Spain and Portugal are welcoming remote workers with their new Digital Nomad Visa
More and more workers have come to appreciate the flexibility of working remotely, and many have taken the opportunity to explore new parts of the world. Governments have noticed the interest from travellers to work remotely from other countries, and a lot have implemented a special visa for digital nomads. Spain and Portugal have joined the list of 42 countries that already have special visas for remote workers in place with their Digital Nomad Visa initiative.
With sunny weather, delicious food, amazing landscapes and rich cultures, it’s not surprising that there is high demand for Digital Nomad visas for both Spain and Portugal. Who doesn’t want to spend a couple of months discovering these amazing countries without having to use all their annual leave? The only decision that’s needed is where to go!
Here’s a ranking of the best cities on the Iberian Peninsula for digital nomads. All of these come in high on the Workation Index, which ranks cities according to several factors that are important to digital nomads. It considers the monthly cost of a one-bedroom apartment, the Wi-Fi speed, the cost of after-work drinks, the average hours of sunshine and much more. In short, they are amazing destinations where one can both work hard and play hard!
Lisbon is not only the best city for digital nomads on the peninsula, it takes the top spot in the European standings as well! Whilst Portugal’s capital didn’t rank in the top ten for any of the individual categories, its culmination of relatively high scores across the board has earned it its top position – and for good reason too.
Lisbon is many things: home of the delicious pastel de nata, great cheap wine and buzzing with energy as the sounds of Fado fill the streets. The city also offers remote workers easy access to a number of beaches just outside its parameters, perfect for an early morning or late afternoon dip, with taxis costing the equivalent of just 40p per km.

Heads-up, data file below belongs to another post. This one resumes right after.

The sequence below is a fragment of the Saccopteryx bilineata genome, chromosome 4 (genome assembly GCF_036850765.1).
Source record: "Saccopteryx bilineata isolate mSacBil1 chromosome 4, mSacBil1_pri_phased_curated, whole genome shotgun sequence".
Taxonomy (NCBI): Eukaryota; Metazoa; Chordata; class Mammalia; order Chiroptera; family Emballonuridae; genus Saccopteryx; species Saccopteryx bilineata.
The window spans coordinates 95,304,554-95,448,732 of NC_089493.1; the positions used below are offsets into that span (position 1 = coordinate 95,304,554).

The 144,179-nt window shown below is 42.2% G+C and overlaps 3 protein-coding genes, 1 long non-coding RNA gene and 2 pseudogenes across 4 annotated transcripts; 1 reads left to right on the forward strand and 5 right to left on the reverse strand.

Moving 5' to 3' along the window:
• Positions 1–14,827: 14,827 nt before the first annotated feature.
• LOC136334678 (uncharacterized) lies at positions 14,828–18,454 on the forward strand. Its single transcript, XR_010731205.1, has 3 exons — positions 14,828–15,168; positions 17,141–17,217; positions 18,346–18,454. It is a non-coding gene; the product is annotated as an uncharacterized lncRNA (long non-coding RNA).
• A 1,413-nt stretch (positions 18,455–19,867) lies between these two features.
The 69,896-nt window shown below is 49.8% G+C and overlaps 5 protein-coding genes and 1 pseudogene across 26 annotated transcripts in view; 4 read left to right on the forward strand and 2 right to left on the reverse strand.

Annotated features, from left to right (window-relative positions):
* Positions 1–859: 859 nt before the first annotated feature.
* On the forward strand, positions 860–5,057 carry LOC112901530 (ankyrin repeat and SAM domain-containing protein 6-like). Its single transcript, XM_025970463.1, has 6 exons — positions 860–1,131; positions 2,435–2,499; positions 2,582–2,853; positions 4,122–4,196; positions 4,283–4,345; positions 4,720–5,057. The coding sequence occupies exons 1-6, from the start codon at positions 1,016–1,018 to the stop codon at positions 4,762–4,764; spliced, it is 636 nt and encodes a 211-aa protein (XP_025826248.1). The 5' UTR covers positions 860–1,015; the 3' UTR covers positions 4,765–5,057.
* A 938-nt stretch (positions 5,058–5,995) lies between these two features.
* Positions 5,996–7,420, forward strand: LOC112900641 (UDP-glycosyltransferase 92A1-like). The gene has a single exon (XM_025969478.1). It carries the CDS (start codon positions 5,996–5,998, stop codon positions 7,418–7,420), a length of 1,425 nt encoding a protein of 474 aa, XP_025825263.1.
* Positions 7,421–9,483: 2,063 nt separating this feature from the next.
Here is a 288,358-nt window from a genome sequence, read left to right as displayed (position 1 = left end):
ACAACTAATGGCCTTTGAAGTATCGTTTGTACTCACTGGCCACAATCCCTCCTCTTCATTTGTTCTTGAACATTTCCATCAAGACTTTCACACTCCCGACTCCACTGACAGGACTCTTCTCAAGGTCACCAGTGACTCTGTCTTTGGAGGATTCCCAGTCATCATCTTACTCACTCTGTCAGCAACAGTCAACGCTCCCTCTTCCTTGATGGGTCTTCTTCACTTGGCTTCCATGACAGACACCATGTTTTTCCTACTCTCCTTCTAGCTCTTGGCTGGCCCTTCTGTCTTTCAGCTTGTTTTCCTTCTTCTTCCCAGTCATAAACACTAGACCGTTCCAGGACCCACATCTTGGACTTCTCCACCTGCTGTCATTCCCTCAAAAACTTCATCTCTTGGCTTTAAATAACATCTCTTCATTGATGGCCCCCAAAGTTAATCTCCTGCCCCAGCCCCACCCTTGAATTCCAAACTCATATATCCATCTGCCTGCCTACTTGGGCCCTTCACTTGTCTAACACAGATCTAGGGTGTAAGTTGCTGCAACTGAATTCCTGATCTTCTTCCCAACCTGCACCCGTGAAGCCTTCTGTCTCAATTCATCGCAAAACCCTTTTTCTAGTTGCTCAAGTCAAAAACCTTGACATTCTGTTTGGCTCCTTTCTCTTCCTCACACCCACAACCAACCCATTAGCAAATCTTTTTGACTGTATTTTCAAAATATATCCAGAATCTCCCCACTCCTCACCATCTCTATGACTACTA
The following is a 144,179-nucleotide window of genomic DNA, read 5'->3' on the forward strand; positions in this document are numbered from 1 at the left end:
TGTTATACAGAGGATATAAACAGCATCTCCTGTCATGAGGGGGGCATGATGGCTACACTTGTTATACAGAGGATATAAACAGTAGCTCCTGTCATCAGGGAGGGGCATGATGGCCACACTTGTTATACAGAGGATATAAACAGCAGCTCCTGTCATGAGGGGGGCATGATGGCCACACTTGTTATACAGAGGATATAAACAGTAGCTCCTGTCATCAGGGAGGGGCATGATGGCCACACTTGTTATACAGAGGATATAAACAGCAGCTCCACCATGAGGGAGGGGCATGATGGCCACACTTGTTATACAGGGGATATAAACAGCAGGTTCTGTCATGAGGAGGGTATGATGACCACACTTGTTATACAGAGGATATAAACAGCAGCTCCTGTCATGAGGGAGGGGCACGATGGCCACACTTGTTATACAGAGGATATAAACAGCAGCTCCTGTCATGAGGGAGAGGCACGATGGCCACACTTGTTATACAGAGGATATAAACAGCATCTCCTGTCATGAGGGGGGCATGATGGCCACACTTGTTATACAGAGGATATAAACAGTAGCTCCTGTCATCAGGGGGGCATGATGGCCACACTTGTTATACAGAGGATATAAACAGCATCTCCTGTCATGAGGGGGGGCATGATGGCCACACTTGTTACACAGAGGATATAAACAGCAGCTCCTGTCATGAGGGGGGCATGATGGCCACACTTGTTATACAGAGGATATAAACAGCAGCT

Spain’s second biggest city takes the second spot in the Iberian and the European rankings. The city’s unique architecture from designers like Gaudi has earned it a position in the top ten cities for Instagrammability, with over 62 million photos having been posted with the hashtag #Barcelona. Gaudi’s impressive buildings such as the Sagrada Familia and Park Guell are truly worth seeing, along with the 2,737 other things to do in Barcelona rated four stars and above.
For cracking on with work, the city has the second biggest number of co-working spaces in Europe, with 136 dedicated co-working spaces. The Internet speed in Barcelona is also impressive, considering its population of over 5 million, with the city offering remote workers an average of 37Mbps. As far as places to stay go, one can rent an apartment in the centre of Barcelona and be right in the middle of the action.
With a reputation for attracting expats from all around the world, it’s not surprising that Madrid is digital nomad paradise. The city is a treat for anyone loving culture, with many world-class museums such as the Prado among the almost 2000 top-rated things to do. And with 2,769 hours of sun per year, the city is a great destination for anyone looking to escape from grey skies.
Visitors can get work done at one of the 125 coworking spaces in the city and enjoy socialising during lunch or happy hour while enjoying some delicious tapas. During the weekends one can take advantage of Madrid location and hop on a train for a day or weekend trip to nearby cities like Toledo and Segovia, or places that are a bit further away such as Valencia and Cordoba. Madrid is the perfect homebase for any remote worker wanting to travel in Spain!
One of Portugal’s most important and most beautiful cities is also an amazing destination for digital nomads. Porto is famous for its architecture and, of course, for its port wine. The city is very budget-friendly and offers many excellent restaurant options for vegans and vegetarians. With the average price of a meal at £5.96, visitors won’t be able to resist trying out the all the delicious local dishes of the city.
The city is especially attractive for digital nomads because of the many things to do and see: one can explore the city either on foot or by taxi, and discover stunning buildings, hidden gardens and amazing views of Porto. It’s worth taking some time after work to enjoy a drink with a view of the Douro river and soak up the atmosphere of this vibrant city.